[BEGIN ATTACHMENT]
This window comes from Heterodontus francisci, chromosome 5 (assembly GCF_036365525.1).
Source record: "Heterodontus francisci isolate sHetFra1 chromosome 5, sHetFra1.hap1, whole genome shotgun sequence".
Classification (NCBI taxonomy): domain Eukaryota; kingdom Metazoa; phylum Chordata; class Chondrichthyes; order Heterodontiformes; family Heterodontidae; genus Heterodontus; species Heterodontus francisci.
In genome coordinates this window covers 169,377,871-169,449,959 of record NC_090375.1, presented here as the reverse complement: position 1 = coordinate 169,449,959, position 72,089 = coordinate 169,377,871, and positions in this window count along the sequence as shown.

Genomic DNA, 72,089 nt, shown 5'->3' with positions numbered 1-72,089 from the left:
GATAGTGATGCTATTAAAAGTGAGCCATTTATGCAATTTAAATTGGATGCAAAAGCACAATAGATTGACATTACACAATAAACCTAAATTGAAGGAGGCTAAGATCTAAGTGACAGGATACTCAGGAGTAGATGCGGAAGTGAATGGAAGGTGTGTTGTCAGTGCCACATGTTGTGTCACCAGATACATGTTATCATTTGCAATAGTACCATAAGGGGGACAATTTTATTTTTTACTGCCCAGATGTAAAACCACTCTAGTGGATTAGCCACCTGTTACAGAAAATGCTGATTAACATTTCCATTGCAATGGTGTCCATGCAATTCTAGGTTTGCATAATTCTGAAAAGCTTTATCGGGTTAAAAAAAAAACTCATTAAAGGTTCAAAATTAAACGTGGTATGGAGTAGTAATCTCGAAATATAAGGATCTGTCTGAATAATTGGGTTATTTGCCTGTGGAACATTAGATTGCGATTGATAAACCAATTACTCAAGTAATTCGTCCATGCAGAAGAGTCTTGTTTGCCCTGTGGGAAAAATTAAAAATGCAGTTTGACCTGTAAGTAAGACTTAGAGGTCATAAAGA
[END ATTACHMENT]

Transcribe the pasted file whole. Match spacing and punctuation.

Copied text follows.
This window comes from Heterodontus francisci, chromosome 5 (assembly GCF_036365525.1).
Source record: "Heterodontus francisci isolate sHetFra1 chromosome 5, sHetFra1.hap1, whole genome shotgun sequence".
Classification (NCBI taxonomy): domain Eukaryota; kingdom Metazoa; phylum Chordata; class Chondrichthyes; order Heterodontiformes; family Heterodontidae; genus Heterodontus; species Heterodontus francisci.
In genome coordinates this window covers 169,377,871-169,449,959 of record NC_090375.1, presented here as the reverse complement: position 1 = coordinate 169,449,959, position 72,089 = coordinate 169,377,871, and positions in this window count along the sequence as shown.

Genomic DNA, 72,089 nt, shown 5'->3' with positions numbered 1-72,089 from the left:
GATAGTGATGCTATTAAAAGTGAGCCATTTATGCAATTTAAATTGGATGCAAAAGCACAATAGATTGACATTACACAATAAACCTAAATTGAAGGAGGCTAAGATCTAAGTGACAGGATACTCAGGAGTAGATGCGGAAGTGAATGGAAGGTGTGTTGTCAGTGCCACATGTTGTGTCACCAGATACATGTTATCATTTGCAATAGTACCATAAGGGGGACAATTTTATTTTTTACTGCCCAGATGTAAAACCACTCTAGTGGATTAGCCACCTGTTACAGAAAATGCTGATTAACATTTCCATTGCAATGGTGTCCATGCAATTCTAGGTTTGCATAATTCTGAAAAGCTTTATCGGGTTAAAAAAAAAACTCATTAAAGGTTCAAAATTAAACGTGGTATGGAGTAGTAATCTCGAAATATAAGGATCTGTCTGAATAATTGGGTTATTTGCCTGTGGAACATTAGATTGCGATTGATAAACCAATTACTCAAGTAATTCGTCCATGCAGAAGAGTCTTGTTTGCCCTGTGGGAAAAATTAAAAATGCAGTTTGACCTGTAAGTAAGACTTAGAGGTCATAAAGA